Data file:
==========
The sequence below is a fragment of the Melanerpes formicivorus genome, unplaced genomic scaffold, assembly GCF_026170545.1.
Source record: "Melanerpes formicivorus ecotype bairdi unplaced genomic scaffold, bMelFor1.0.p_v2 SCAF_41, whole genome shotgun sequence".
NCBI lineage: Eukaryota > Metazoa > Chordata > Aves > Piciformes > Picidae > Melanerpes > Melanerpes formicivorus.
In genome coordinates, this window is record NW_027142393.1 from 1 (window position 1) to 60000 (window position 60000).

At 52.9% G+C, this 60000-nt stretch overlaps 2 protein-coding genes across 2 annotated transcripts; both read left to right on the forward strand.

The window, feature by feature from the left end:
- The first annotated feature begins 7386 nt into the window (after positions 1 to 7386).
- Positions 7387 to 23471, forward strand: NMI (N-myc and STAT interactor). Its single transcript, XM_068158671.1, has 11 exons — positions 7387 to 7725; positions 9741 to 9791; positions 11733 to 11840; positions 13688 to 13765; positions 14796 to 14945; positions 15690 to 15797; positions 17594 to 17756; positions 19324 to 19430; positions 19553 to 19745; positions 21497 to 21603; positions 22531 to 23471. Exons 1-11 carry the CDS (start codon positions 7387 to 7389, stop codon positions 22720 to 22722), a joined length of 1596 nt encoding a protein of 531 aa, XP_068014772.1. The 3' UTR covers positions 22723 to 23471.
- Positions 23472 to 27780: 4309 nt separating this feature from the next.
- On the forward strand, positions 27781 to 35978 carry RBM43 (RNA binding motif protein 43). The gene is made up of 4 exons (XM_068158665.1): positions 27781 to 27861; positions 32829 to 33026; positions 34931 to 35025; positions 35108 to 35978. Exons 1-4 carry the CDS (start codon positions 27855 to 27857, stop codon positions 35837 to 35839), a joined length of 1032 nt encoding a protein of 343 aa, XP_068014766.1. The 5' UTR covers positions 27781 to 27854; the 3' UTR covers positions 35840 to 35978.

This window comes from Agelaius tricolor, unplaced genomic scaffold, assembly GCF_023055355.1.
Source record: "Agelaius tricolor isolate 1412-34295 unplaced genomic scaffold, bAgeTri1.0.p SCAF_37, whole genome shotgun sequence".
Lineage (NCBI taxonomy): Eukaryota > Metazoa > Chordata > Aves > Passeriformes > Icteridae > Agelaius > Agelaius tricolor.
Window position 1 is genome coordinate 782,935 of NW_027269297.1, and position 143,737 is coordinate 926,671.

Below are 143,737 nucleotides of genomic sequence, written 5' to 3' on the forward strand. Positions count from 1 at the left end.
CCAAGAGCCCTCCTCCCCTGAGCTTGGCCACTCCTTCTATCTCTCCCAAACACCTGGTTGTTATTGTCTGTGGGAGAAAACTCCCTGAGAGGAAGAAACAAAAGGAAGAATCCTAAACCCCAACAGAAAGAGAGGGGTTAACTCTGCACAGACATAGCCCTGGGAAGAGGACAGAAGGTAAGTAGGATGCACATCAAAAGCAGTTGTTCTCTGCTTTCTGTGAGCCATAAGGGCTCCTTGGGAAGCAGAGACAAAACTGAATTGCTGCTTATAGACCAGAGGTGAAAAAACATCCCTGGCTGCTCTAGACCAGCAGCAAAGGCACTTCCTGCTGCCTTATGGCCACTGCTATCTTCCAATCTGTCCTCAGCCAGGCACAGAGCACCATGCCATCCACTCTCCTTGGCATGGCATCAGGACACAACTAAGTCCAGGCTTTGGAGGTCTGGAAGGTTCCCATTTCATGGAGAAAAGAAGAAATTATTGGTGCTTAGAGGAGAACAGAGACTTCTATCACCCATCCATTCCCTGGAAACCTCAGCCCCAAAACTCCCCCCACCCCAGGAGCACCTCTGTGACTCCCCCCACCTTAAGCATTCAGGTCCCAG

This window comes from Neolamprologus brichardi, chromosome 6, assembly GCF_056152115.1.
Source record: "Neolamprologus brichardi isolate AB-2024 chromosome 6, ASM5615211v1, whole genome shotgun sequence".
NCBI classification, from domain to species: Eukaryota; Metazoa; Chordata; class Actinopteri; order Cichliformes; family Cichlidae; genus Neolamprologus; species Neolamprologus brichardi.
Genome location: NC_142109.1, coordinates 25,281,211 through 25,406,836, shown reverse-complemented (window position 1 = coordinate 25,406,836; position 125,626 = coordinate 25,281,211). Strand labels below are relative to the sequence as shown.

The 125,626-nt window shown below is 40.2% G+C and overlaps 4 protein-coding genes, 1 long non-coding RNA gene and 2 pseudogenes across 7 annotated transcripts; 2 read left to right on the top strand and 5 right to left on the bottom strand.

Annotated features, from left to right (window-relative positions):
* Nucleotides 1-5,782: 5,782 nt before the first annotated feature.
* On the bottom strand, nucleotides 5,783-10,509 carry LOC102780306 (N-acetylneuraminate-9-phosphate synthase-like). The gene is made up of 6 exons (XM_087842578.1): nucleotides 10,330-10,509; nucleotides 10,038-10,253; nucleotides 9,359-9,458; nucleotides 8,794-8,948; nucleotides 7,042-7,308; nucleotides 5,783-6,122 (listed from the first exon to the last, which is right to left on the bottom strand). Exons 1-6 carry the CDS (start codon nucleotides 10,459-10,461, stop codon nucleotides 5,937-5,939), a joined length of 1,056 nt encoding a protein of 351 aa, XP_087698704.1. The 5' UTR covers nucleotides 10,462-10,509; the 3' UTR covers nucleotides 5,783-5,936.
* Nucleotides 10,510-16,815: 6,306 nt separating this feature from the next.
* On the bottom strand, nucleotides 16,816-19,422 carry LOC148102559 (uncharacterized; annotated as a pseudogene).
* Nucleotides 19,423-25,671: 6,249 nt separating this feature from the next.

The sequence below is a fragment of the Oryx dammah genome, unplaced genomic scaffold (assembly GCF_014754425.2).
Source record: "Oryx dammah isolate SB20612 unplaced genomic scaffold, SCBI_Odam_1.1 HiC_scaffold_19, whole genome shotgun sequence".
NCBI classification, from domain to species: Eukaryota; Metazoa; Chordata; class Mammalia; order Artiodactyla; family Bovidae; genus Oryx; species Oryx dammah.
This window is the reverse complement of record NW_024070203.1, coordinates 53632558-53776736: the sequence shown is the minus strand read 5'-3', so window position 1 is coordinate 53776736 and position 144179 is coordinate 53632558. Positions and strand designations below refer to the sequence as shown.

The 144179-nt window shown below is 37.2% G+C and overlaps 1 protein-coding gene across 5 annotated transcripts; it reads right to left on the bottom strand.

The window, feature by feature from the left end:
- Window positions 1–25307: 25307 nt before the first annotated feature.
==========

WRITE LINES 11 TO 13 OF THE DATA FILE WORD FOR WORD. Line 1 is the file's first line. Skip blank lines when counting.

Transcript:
This window comes from Agelaius tricolor, unplaced genomic scaffold, assembly GCF_023055355.1.
Source record: "Agelaius tricolor isolate 1412-34295 unplaced genomic scaffold, bAgeTri1.0.p SCAF_37, whole genome shotgun sequence".
Lineage (NCBI taxonomy): Eukaryota > Metazoa > Chordata > Aves > Passeriformes > Icteridae > Agelaius > Agelaius tricolor.